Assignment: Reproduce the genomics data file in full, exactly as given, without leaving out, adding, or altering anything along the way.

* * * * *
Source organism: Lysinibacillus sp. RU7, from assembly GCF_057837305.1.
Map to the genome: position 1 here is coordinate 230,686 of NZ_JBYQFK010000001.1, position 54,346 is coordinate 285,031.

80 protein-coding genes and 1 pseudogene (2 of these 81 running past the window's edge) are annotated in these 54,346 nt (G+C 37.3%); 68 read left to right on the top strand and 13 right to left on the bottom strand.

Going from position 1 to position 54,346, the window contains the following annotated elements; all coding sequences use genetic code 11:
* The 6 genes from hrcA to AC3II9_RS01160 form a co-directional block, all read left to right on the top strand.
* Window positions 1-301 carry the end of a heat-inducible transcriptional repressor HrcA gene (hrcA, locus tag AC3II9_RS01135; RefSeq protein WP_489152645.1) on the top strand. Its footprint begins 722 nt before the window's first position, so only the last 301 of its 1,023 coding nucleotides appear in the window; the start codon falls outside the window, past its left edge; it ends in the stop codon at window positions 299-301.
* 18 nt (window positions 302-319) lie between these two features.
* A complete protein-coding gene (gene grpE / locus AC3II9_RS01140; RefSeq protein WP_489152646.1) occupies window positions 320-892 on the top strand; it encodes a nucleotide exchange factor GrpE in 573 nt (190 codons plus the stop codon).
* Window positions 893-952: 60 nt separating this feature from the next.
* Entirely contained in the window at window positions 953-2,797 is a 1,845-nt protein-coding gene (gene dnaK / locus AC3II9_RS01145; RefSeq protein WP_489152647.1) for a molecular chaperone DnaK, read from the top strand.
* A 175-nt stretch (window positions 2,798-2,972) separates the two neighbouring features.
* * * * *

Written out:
Source organism: Lysinibacillus sp. RU7, from assembly GCF_057837305.1.
Map to the genome: position 1 here is coordinate 230,686 of NZ_JBYQFK010000001.1, position 54,346 is coordinate 285,031.

80 protein-coding genes and 1 pseudogene (2 of these 81 running past the window's edge) are annotated in these 54,346 nt (G+C 37.3%); 68 read left to right on the top strand and 13 right to left on the bottom strand.

Going from position 1 to position 54,346, the window contains the following annotated elements; all coding sequences use genetic code 11:
* The 6 genes from hrcA to AC3II9_RS01160 form a co-directional block, all read left to right on the top strand.
* Window positions 1-301 carry the end of a heat-inducible transcriptional repressor HrcA gene (hrcA, locus tag AC3II9_RS01135; RefSeq protein WP_489152645.1) on the top strand. Its footprint begins 722 nt before the window's first position, so only the last 301 of its 1,023 coding nucleotides appear in the window; the start codon falls outside the window, past its left edge; it ends in the stop codon at window positions 299-301.
* 18 nt (window positions 302-319) lie between these two features.
* A complete protein-coding gene (gene grpE / locus AC3II9_RS01140; RefSeq protein WP_489152646.1) occupies window positions 320-892 on the top strand; it encodes a nucleotide exchange factor GrpE in 573 nt (190 codons plus the stop codon).
* Window positions 893-952: 60 nt separating this feature from the next.
* Entirely contained in the window at window positions 953-2,797 is a 1,845-nt protein-coding gene (gene dnaK / locus AC3II9_RS01145; RefSeq protein WP_489152647.1) for a molecular chaperone DnaK, read from the top strand.
* A 175-nt stretch (window positions 2,798-2,972) separates the two neighbouring features.